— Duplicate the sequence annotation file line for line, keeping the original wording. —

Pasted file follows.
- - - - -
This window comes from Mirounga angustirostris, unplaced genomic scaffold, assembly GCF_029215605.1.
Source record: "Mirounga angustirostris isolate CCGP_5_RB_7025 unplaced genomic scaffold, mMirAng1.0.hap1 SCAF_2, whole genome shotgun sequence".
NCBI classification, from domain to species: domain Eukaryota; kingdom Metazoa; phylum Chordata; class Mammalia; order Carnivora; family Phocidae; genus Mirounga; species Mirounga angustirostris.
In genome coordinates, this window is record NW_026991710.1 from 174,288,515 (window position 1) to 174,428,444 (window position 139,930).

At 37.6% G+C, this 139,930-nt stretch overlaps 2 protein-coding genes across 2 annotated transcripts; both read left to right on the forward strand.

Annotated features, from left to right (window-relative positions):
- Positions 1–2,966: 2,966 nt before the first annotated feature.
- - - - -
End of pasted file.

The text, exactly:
This window comes from Mirounga angustirostris, unplaced genomic scaffold, assembly GCF_029215605.1.
Source record: "Mirounga angustirostris isolate CCGP_5_RB_7025 unplaced genomic scaffold, mMirAng1.0.hap1 SCAF_2, whole genome shotgun sequence".
NCBI classification, from domain to species: domain Eukaryota; kingdom Metazoa; phylum Chordata; class Mammalia; order Carnivora; family Phocidae; genus Mirounga; species Mirounga angustirostris.
In genome coordinates, this window is record NW_026991710.1 from 174,288,515 (window position 1) to 174,428,444 (window position 139,930).

At 37.6% G+C, this 139,930-nt stretch overlaps 2 protein-coding genes across 2 annotated transcripts; both read left to right on the forward strand.

Annotated features, from left to right (window-relative positions):
- Positions 1–2,966: 2,966 nt before the first annotated feature.